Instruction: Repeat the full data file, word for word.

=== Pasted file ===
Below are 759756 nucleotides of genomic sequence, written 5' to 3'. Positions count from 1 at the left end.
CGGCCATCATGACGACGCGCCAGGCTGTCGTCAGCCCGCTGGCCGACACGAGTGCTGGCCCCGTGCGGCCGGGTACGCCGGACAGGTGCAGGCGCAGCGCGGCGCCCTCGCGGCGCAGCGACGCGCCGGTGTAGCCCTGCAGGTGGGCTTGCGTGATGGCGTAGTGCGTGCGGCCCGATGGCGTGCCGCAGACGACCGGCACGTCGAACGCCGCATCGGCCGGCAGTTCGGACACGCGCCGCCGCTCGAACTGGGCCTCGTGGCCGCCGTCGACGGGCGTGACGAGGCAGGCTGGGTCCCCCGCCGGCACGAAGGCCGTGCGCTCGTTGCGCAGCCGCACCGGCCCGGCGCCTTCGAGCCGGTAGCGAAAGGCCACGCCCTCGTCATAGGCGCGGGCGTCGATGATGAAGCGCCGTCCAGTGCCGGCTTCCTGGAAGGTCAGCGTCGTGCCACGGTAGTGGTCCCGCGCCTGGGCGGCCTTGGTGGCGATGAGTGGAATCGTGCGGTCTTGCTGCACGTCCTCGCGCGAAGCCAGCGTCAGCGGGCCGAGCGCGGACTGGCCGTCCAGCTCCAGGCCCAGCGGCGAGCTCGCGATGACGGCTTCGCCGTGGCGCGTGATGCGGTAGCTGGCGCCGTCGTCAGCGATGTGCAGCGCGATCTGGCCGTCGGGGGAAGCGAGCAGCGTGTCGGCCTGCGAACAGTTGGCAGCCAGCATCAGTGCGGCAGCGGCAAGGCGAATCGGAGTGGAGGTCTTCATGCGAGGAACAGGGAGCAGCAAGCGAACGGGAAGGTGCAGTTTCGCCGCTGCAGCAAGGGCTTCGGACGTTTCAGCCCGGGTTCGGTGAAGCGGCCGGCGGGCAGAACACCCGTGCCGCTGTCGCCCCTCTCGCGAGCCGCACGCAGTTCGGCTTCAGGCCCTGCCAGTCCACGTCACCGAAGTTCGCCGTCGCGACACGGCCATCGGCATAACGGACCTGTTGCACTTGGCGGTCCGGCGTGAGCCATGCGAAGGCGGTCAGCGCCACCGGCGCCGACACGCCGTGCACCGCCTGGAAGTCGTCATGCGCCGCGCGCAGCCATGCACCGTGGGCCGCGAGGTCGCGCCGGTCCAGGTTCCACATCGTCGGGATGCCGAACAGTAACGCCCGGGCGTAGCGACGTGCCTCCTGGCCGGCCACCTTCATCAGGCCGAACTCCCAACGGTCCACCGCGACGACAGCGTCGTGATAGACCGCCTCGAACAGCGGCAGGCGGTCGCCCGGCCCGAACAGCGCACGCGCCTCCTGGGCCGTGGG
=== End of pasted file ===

Below are 759756 nucleotides of genomic sequence, written 5' to 3'. Positions count from 1 at the left end.
CGGCCATCATGACGACGCGCCAGGCTGTCGTCAGCCCGCTGGCCGACACGAGTGCTGGCCCCGTGCGGCCGGGTACGCCGGACAGGTGCAGGCGCAGCGCGGCGCCCTCGCGGCGCAGCGACGCGCCGGTGTAGCCCTGCAGGTGGGCTTGCGTGATGGCGTAGTGCGTGCGGCCCGATGGCGTGCCGCAGACGACCGGCACGTCGAACGCCGCATCGGCCGGCAGTTCGGACACGCGCCGCCGCTCGAACTGGGCCTCGTGGCCGCCGTCGACGGGCGTGACGAGGCAGGCTGGGTCCCCCGCCGGCACGAAGGCCGTGCGCTCGTTGCGCAGCCGCACCGGCCCGGCGCCTTCGAGCCGGTAGCGAAAGGCCACGCCCTCGTCATAGGCGCGGGCGTCGATGATGAAGCGCCGTCCAGTGCCGGCTTCCTGGAAGGTCAGCGTCGTGCCACGGTAGTGGTCCCGCGCCTGGGCGGCCTTGGTGGCGATGAGTGGAATCGTGCGGTCTTGCTGCACGTCCTCGCGCGAAGCCAGCGTCAGCGGGCCGAGCGCGGACTGGCCGTCCAGCTCCAGGCCCAGCGGCGAGCTCGCGATGACGGCTTCGCCGTGGCGCGTGATGCGGTAGCTGGCGCCGTCGTCAGCGATGTGCAGCGCGATCTGGCCGTCGGGGGAAGCGAGCAGCGTGTCGGCCTGCGAACAGTTGGCAGCCAGCATCAGTGCGGCAGCGGCAAGGCGAATCGGAGTGGAGGTCTTCATGCGAGGAACAGGGAGCAGCAAGCGAACGGGAAGGTGCAGTTTCGCCGCTGCAGCAAGGGCTTCGGACGTTTCAGCCCGGGTTCGGTGAAGCGGCCGGCGGGCAGAACACCCGTGCCGCTGTCGCCCCTCTCGCGAGCCGCACGCAGTTCGGCTTCAGGCCCTGCCAGTCCACGTCACCGAAGTTCGCCGTCGCGACACGGCCATCGGCATAACGGACCTGTTGCACTTGGCGGTCCGGCGTGAGCCATGCGAAGGCGGTCAGCGCCACCGGCGCCGACACGCCGTGCACCGCCTGGAAGTCGTCATGCGCCGCGCGCAGCCATGCACCGTGGGCCGCGAGGTCGCGCCGGTCCAGGTTCCACATCGTCGGGATGCCGAACAGTAACGCCCGGGCGTAGCGACGTGCCTCCTGGCCGGCCACCTTCATCAGGCCGAACTCCCAACGGTCCACCGCGACGACAGCGTCGTGATAGACCGCCTCGAACAGCGGCAGGCGGTCGCCCGGCCCGAACAGCGCACGCGCCTCCTGGGCCGTGGG